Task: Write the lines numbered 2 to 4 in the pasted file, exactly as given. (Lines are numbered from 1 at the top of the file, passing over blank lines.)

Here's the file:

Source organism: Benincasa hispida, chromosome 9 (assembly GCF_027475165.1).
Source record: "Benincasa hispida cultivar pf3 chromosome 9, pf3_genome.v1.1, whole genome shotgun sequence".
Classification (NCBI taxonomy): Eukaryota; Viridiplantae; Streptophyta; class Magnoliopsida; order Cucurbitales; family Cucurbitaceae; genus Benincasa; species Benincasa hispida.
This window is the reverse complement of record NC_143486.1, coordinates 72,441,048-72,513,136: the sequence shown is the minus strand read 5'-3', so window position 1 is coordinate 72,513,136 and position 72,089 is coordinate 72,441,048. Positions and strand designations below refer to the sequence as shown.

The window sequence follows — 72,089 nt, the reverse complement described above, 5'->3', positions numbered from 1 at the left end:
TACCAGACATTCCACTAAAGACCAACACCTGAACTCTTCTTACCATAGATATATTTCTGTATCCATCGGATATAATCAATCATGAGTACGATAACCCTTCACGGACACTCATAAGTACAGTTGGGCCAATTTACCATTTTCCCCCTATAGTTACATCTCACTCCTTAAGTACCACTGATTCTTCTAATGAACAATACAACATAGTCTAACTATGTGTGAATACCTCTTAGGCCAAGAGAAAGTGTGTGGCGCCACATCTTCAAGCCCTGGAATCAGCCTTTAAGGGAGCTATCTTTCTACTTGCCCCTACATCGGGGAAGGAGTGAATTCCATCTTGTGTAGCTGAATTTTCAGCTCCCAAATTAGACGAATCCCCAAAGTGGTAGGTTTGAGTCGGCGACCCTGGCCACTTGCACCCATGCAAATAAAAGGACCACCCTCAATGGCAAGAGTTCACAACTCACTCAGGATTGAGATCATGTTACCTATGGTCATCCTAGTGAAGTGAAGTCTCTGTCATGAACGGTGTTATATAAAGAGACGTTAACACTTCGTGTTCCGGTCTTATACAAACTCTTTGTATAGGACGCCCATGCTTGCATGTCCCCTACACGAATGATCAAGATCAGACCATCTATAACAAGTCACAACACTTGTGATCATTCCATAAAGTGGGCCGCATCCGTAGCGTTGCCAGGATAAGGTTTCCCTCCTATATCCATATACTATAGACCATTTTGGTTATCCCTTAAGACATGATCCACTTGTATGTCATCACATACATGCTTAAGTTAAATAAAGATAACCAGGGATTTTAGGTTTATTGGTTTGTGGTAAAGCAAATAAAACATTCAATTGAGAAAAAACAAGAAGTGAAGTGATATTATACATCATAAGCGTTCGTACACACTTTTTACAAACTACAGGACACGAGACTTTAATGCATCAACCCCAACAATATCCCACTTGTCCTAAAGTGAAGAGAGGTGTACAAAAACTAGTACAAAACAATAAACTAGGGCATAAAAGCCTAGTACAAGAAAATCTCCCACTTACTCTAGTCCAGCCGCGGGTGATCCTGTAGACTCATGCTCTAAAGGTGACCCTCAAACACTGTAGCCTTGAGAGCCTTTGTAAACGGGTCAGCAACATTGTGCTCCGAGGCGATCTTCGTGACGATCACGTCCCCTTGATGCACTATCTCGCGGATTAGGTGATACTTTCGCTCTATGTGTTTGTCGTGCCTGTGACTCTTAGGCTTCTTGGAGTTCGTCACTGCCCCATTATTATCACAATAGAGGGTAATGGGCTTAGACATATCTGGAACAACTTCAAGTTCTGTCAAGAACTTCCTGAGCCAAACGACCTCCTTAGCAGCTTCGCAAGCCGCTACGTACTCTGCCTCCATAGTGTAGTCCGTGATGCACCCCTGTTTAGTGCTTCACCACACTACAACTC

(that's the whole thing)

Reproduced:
Source record: "Benincasa hispida cultivar pf3 chromosome 9, pf3_genome.v1.1, whole genome shotgun sequence".
Classification (NCBI taxonomy): Eukaryota; Viridiplantae; Streptophyta; class Magnoliopsida; order Cucurbitales; family Cucurbitaceae; genus Benincasa; species Benincasa hispida.
This window is the reverse complement of record NC_143486.1, coordinates 72,441,048-72,513,136: the sequence shown is the minus strand read 5'-3', so window position 1 is coordinate 72,513,136 and position 72,089 is coordinate 72,441,048. Positions and strand designations below refer to the sequence as shown.